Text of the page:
If you ever checked out edible insect products, you probably noticed that the prices are quite high compared to pork, chicken and beef. This can come as a shock after reading how insects are so much more efficient at converting feed into protein.
So, why are edible insects so expensive in Europe and the US?
To answer that, we have to look why is pork, beef and chicken so affordable.
The meat industry has been developing for thousands of years. From the early days until now, scientists, engineers and farmers have completely changed this industry.
Nowadays, farming doesn’t require as many people as it used too, thanks to automation and innovation. For decades, farmers are competing to offer lower prices than their competitors.
What’s more, the demand for meat is currently higher than it ever was.
Edible insects aren’t as affordable for several reasons... There hasn’t been nearly as much innovation within the edible insect industry compared to the meat industry. The insect supply chain is also at its start. Meaning, there is less competition on price.
There has been a drop in insect prices since we started in 2016. Also, due to an ever increasing demand, we believe that the prices are going to continue to decrease in the following years.
With time, insect farms will become automatized and they will require fewer people to produce the same output, and hopefully insects will become cheaper than meat.
There’s no doubt with the health, economic and environmental benefits that insects are potentially a great alternative to meat.
Considering all those benefits, what do other vegans and vegetarians say about eating insects...
How do vegetarians and vegans feel about eating insects?
It varies a lot. We’ve seen vegans and vegetarians that are completely against eating insects (intentionally), and we have met a few of vegetarians and vegans that love to eat insects.
From the story of others and our personal experiences. We believe the Ethic Vegans and Vegetarians (From now on mentioned as the EVV). Meaning people becoming vegan and vegetarians, because they empathize with animals and don't want to see them used as food or treated badly.
The EVV will not be eating insects, if they consider insects to be animals.
We have experienced some of these EVV not making this comparison because they don't consider insects being animals and are therefore willing to eat insects.
Also, we’re biologically programmed to fear insects, such as spiders, as a source of potential danger, or associate them with death and decay, as is the case with maggots.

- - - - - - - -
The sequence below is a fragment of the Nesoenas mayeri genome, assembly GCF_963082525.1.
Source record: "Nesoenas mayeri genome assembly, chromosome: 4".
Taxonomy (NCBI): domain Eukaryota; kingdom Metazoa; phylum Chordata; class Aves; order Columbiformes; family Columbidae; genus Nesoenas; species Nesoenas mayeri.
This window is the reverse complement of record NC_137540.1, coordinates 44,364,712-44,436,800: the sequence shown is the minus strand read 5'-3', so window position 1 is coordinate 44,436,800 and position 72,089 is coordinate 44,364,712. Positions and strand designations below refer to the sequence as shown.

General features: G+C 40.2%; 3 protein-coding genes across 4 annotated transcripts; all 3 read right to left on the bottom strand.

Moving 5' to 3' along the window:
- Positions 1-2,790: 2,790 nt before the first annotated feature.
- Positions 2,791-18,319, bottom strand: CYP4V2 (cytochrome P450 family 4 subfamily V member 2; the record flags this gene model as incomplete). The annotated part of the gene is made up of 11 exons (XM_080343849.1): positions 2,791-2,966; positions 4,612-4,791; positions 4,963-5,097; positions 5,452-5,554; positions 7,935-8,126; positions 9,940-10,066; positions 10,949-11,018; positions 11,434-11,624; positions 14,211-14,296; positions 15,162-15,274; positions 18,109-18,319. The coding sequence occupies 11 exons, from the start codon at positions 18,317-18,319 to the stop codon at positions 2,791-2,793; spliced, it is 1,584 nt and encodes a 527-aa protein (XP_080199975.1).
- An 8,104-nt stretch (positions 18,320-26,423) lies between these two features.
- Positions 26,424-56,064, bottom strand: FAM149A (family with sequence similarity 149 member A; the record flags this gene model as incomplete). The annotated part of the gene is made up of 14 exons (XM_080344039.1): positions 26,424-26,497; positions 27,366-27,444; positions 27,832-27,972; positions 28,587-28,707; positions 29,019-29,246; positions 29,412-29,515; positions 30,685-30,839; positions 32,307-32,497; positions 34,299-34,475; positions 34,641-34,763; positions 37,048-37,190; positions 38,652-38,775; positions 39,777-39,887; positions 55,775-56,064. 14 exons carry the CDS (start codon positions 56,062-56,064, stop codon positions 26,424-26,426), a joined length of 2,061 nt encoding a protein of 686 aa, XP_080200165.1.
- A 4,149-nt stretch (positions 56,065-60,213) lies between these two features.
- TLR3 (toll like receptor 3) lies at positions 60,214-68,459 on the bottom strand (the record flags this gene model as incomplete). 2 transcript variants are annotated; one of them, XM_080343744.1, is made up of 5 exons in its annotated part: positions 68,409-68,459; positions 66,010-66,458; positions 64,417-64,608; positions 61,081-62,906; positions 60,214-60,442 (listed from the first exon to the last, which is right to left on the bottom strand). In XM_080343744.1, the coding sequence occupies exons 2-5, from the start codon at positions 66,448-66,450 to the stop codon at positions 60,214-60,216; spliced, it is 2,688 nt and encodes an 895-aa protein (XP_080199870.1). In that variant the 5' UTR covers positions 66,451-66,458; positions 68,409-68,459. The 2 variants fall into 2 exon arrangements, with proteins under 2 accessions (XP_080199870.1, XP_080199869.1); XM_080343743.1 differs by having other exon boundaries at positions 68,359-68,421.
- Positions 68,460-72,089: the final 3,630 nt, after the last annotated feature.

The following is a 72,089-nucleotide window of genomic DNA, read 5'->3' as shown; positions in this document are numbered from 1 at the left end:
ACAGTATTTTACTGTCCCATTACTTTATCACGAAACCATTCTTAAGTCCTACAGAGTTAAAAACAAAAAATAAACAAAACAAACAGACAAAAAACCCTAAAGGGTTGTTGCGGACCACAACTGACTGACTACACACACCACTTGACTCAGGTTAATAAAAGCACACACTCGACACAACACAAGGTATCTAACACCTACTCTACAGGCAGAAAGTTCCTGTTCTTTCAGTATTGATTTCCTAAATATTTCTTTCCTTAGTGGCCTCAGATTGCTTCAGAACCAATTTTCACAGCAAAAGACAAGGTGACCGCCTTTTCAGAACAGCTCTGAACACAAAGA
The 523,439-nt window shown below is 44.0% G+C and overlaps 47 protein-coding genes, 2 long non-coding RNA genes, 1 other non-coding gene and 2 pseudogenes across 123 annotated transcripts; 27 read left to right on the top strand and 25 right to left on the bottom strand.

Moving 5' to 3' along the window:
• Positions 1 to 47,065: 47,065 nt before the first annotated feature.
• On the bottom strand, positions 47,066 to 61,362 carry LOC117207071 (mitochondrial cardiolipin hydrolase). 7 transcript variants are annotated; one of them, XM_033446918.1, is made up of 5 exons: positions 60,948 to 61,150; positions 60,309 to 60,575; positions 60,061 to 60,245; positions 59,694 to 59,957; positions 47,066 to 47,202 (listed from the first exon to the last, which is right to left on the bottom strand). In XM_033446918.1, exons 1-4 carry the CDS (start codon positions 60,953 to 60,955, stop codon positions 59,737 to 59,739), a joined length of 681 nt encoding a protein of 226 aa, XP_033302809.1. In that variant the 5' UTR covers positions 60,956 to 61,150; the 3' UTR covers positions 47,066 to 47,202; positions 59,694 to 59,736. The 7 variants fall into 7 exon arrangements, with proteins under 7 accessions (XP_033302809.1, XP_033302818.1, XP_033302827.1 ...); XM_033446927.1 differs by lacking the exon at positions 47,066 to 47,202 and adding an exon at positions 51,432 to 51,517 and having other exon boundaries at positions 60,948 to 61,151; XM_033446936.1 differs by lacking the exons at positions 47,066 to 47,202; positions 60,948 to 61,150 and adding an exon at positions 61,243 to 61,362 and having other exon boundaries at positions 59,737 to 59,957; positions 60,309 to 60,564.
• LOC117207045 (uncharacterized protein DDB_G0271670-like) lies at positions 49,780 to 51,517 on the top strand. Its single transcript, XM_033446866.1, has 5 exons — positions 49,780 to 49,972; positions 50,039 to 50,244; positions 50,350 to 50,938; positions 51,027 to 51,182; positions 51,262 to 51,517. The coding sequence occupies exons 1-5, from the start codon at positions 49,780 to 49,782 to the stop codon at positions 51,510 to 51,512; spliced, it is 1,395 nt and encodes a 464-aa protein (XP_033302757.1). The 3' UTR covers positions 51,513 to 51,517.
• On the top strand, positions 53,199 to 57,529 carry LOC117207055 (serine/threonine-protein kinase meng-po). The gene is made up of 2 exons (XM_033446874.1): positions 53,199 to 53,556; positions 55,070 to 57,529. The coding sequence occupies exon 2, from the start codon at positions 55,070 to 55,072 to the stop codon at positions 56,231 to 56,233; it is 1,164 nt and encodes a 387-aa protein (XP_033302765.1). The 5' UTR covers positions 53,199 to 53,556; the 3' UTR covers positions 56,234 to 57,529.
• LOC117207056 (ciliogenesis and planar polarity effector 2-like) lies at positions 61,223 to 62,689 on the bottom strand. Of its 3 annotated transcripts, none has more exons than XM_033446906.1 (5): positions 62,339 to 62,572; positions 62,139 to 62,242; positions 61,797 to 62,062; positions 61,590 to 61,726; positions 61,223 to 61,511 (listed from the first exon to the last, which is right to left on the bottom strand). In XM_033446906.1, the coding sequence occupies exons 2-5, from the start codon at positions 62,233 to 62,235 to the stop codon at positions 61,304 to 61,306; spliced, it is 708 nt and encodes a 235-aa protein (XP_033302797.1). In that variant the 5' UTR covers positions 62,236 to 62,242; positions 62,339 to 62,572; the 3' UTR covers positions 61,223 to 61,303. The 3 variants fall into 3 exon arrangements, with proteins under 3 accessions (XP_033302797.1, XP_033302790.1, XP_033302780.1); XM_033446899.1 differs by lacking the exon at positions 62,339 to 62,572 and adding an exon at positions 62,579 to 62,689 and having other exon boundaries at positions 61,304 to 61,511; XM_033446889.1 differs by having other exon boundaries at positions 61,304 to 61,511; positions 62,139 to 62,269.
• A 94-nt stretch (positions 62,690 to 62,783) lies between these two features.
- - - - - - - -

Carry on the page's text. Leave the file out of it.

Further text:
So, it’s no wonder many people find it hard to make the jump from finding insects disgusting, to considering insects a food.
On the other hand, people whose motives for vegetarianism or veganism are purely environmental, are usually open towards entomophagy. In fact, many of them even consider eating insects as a substitute to conventional animal protein.
Also, vegans and vegetarians whose primary motives are health related, tend to be quite open towards cricket flour as well as other edible insect products. This is mainly due to the high nutrition value of insects.
What’s more, vegans and vegetarians tend to be very open to new foods like spirulina, quinoa and so on.
Alright, so some vegans and vegetarians love to eat insects, but then they are no longer completely vegan or vegetarian.
What are you called if you are eating insects as a vegan or vegetarian?
Entovegan and Entotarian
There is no official name for people who supplement their vegan and vegetarian diet with edible insects. However, we’re going to stick with Josh Galt here who’s calling himself entovegan. Josh, as you might have guessed, is a vegan eating insects.
If you think about it, entotarian and entovegan diets may be one of the most environmentally sustainable and nutrient-dense diets on the planet.
Insect-protein contains all essential amino acids which are not so common in plant-based protein sources. Also, many insects contain high amounts of vitamin B12 which many of us often lack.
So let’s conclude…
Are insects the right thing for you?
That’s something that you have to see for yourself. If your motives are health based or environmental, go for it.
There are many health benefits of eating insects, and it’s not as close as harmful for our planet as conventional livestock.
If your main motive for being vegan or vegetarian is ethics (empathy with all living beings), then don’t eat them. No matter how unrelatable they are to us, those tiny animals are still getting killed.
Due to the current mass production of foods as well as the high volume processing foods, bugs and small animals are inevitably harvested and processed along with the desired materials and become a part of the food supply. However, a little extra crunch won’t harm ya in any way ;)
Do you see yourself eating insects anytime soon?
Head down to the comment section below and let us hear your opinion.